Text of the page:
As a tenant in California, the landlord must give written notice before filing an eviction, also known as an unlawful detainer, lawsuit against you. If you are a “holdover” tenant -- you neither moved nor renewed the lease after it expired -- the landlord can file a lawsuit against you immediately to reclaim his property.
Breach of Lease
Your landlord can terminate your tenancy after providing you with a three-day written notice if you breached your lease agreement. If you have not paid rent, damaged property or committed an illegal act on her property, your landlord can give you three days to cure your breach. The notice must contain the amount of rent due or the reason for termination. If you pay your rent within three days or cure your violation, then your landlord cannot legally evict you. However, your landlord can give you three days to move without giving you an opportunity to remedy your violation if you committed an illegal act that cannot be reversed.
Unlawful Detainer Lawsuits
California law allows landlords the right to summarily evict their tenants by filing an unlawful detainer lawsuit against them. If your landlord files an unlawful detainer motion against you, you must receive personal notice of the pending action. Your landlord must personally serve you with the summons and complaint before he can legally evict you. Personal service is through a process server or sheriff.
Time to Answer
Most California courts will provide tenants with five days to file a written answer to their landlords' unlawful detainer lawsuit. The court will set a hearing date within 20 days of filing, and you must file an answer or appear in court to contest the eviction. If your landlord prevails in court or you do not answer within the legal time-frame, the court issues a writ of possession to the landlord and local sheriff's office. The writ of possession gives you five days to move, and if you do not move after five days, a sheriff can force removal by taking your property.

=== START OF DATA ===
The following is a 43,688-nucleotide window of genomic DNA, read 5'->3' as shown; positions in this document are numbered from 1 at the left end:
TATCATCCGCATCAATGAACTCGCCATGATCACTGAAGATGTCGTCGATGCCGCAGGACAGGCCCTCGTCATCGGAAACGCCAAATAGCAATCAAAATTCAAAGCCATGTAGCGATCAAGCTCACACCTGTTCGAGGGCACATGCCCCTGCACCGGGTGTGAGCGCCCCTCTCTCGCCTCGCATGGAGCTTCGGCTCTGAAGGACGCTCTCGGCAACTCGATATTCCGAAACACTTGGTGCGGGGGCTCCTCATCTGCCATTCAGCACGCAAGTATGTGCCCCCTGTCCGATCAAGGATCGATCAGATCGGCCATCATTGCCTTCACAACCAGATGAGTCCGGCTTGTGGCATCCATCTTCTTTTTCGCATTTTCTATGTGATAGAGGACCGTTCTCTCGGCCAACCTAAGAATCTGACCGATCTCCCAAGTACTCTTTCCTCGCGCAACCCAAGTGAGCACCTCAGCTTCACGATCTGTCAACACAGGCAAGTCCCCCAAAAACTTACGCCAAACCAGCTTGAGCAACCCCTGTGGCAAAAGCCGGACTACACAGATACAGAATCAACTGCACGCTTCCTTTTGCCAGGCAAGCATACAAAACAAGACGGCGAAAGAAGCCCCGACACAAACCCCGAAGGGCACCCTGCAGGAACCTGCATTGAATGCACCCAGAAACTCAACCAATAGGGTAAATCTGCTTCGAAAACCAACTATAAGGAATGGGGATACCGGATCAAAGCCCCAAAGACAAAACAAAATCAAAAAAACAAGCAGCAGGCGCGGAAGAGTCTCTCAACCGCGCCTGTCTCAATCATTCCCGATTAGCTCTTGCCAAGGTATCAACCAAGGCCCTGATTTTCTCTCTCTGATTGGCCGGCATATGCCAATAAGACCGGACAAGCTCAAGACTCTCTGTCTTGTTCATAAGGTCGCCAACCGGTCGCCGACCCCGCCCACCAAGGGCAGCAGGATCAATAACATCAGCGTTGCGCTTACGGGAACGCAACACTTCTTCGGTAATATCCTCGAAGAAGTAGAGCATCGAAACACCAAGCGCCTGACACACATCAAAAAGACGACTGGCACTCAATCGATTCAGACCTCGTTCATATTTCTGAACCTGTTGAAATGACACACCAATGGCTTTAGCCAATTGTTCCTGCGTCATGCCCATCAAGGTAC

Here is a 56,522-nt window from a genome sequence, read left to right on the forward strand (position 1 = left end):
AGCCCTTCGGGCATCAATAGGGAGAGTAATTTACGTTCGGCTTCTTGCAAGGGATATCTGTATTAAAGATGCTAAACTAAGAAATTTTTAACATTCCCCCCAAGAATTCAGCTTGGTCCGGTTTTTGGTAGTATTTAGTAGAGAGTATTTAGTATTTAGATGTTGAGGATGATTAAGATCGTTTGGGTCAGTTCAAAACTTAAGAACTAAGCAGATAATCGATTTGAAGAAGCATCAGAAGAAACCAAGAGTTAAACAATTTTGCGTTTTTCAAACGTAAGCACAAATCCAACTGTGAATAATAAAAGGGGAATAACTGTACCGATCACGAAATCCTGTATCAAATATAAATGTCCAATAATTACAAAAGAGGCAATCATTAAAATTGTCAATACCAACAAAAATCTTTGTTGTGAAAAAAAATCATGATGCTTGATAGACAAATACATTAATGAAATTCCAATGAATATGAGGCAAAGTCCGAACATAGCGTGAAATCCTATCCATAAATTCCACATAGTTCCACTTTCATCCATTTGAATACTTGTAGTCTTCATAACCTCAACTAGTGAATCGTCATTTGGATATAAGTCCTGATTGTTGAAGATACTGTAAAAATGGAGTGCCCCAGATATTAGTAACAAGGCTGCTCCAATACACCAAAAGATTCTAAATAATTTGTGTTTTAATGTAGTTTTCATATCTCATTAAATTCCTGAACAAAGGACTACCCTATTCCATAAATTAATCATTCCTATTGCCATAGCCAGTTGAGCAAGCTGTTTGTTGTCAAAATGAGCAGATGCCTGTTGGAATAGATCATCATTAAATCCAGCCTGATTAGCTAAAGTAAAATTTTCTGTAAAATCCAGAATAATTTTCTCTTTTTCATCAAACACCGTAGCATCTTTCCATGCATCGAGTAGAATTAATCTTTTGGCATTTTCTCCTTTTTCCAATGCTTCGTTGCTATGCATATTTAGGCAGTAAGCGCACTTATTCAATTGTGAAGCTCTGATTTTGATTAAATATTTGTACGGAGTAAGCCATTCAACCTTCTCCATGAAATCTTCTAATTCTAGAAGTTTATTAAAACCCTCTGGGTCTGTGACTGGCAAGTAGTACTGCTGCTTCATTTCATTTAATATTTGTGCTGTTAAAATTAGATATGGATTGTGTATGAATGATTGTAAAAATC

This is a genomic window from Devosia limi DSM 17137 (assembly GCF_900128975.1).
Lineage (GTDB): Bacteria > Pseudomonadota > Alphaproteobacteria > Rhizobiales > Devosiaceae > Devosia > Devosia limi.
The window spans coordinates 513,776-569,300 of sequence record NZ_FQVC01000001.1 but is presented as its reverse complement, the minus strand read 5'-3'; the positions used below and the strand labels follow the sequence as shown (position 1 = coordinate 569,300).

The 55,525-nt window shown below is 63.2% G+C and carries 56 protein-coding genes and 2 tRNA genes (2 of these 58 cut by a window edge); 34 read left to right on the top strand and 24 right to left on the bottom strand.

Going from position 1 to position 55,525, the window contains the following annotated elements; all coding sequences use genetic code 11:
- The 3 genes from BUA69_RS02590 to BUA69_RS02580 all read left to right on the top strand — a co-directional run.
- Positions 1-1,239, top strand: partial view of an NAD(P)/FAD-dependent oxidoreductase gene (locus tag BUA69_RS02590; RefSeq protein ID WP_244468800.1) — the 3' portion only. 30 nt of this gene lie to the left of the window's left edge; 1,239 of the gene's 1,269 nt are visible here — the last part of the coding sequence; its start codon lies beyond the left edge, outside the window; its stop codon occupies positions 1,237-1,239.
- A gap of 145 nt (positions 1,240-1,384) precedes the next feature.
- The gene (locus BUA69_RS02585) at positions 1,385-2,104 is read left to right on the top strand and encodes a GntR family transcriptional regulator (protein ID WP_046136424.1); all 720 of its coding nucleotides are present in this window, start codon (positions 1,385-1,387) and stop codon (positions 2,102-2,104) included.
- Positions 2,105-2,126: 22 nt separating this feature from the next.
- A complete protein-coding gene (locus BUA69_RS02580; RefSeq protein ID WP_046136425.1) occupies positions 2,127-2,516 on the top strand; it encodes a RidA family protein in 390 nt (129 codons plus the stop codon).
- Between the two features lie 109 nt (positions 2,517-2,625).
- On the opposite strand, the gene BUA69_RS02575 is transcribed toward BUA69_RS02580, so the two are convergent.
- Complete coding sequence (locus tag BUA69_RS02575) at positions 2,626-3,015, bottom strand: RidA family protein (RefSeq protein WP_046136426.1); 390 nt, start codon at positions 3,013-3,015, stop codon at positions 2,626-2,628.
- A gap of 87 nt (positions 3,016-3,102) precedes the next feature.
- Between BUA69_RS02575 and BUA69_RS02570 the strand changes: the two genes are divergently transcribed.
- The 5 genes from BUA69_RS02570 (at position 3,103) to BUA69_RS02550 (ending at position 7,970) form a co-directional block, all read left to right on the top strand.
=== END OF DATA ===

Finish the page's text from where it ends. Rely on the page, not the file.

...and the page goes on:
You can defend an unlawful detainer motion by claiming your landlord did not accept your rent if you tried to pay him the full sum due. You can also defend on the basis of the landlord breaching his duty of habitability to provide you with necessary repairs and a clean and livable rental. If your landlord retaliated against you for exercising your legal rights to complain against him to county inspectors for breaching his implied duty of habitability, then his unlawful detainer motions was illegal. Additionally, you can defend your case on the ground that his eviction was discriminatory. You may also file a "motion to quash service" if your landlord did not properly serve you with the summons and complaint. If your landlord illegally tried to evict you by shutting off utility services, removing your property or attempted to lock you out, you can file for damages against your landlord. Courts can hold landlords liable for damages and assess penalties of up to $100 for each day they engaged in their illegal methods of trying to evict their tenants.
Since state laws can frequently change, do not use this information as a substitute for legal advice. Seek advice through an attorney licensed to practice law in your state.